Schools have been applying Title IX to sexual assault cases only since the early 1990s. Huge strides have been made since then, with campus activism increasing in the past two decades along with the growing #MeToo movement. But, many folks—including experts—are still trying to assess best practices. There is no denying that the 2011 Obama-era regulations were imperfect. Some argue that the previous regulations created conditions that supported racial bias in decision-making. Many schools found the old guidance taxed administrators and campus resources that were already struggling to meet student need. But the 2011 and 2014 guidelines also raised the bar for colleges to take an active role in creating healthier learning communities for all students, and asked them to wrestle with accountability on campus.
It is time to admit that nobody is getting this 100% right. There is simply not enough information to do so. Title IX is a charged issue, and applying it to sexual misconduct means that the law encompasses some of our most intimate relationships and deeply personal interactions. How can we write guidelines that are human, humane, and equitable, while being replicable at schools across the nation?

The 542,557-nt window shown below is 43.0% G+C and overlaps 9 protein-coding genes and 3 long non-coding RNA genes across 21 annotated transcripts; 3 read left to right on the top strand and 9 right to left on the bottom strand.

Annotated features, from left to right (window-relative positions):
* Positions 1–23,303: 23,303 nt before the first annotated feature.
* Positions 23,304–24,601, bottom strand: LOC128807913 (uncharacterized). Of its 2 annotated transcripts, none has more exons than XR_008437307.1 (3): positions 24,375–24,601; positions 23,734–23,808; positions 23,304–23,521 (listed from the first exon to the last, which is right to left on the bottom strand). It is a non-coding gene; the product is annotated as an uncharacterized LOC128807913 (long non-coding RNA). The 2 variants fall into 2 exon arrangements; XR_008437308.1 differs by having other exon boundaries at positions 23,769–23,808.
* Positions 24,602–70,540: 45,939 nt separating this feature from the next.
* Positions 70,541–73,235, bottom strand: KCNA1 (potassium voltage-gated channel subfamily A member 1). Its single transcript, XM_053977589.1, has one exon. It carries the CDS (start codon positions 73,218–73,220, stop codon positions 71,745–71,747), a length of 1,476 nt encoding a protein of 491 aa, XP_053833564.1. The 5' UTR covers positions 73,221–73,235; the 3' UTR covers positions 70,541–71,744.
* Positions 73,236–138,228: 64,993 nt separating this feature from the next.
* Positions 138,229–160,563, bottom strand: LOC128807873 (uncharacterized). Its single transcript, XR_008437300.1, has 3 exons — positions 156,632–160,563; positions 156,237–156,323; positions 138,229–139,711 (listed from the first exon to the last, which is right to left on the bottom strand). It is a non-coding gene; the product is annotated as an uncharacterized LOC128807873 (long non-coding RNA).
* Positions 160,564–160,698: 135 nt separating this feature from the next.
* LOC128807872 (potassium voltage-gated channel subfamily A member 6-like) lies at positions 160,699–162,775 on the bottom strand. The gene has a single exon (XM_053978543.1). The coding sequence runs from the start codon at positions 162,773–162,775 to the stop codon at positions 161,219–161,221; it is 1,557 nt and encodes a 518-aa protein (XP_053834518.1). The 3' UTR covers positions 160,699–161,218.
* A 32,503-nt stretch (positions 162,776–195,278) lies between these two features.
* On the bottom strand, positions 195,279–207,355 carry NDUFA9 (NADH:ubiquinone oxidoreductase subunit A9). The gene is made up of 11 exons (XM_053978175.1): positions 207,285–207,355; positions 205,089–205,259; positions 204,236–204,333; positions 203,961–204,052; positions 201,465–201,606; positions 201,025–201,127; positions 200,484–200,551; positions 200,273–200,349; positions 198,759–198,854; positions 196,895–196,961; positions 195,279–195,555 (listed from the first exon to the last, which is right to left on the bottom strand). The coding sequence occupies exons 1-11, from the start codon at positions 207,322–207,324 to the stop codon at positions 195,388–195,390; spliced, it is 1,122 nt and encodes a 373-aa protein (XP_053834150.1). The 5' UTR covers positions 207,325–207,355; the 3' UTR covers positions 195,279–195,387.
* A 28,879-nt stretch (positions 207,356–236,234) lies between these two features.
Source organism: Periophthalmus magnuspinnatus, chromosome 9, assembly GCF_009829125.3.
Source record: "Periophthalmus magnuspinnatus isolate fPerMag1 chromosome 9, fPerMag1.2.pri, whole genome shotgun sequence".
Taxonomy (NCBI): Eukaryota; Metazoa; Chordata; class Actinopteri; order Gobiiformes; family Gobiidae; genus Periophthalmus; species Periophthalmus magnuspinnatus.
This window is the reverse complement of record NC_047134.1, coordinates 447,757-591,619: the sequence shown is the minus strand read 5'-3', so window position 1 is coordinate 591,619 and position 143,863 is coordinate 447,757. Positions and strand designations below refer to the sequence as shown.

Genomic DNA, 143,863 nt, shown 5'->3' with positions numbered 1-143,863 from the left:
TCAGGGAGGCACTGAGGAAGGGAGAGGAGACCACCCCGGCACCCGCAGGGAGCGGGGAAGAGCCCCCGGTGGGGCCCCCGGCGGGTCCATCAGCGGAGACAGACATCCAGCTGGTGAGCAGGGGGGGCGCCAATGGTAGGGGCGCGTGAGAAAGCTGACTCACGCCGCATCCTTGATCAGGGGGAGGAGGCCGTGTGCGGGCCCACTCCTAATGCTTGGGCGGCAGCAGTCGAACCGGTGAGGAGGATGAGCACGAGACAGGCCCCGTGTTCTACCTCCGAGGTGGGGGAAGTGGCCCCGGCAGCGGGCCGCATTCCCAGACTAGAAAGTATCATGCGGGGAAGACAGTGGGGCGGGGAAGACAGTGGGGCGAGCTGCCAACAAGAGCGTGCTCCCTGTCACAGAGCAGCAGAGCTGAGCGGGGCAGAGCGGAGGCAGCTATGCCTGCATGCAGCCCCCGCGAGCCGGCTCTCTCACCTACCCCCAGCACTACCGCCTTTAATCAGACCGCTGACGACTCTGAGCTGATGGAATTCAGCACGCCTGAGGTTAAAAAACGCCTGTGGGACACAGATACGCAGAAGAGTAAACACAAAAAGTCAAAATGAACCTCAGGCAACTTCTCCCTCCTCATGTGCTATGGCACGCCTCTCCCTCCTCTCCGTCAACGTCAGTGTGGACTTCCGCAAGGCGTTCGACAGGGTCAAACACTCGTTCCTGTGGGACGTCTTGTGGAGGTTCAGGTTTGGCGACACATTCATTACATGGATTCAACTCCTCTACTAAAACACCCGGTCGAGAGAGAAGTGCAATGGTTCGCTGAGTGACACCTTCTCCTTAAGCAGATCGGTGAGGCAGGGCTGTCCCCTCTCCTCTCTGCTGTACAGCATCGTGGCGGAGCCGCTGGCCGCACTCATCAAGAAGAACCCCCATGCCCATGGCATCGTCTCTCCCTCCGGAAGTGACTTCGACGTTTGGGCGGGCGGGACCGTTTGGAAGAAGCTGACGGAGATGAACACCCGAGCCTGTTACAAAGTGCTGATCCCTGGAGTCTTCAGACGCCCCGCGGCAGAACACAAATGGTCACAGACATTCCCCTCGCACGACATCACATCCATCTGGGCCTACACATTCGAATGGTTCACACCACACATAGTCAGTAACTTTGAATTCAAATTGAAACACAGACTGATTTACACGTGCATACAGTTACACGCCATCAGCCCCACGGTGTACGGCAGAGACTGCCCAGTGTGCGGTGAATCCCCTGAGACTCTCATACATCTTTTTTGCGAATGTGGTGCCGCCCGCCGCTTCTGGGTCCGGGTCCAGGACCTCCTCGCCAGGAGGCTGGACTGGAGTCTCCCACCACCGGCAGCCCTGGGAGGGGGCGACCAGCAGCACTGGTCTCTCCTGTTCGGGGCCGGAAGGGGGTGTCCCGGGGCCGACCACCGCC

The goals of Title IX have not changed: to build towards a more safe and equitable system of prevention, response, and justice. Speak About It believes the best way forward is to ensure any new regulations outline the current best knowledge in the field and continue to build upon prior work for safer, violence-free campuses. We are not policy-makers nor experts on the law or Title IX. However, there are a number of issues in the proposed regulations that are cause for concern given our own experience working with students and administrators at hundreds of schools across the country. Many of the proposed changes would affect vulnerable students first and most.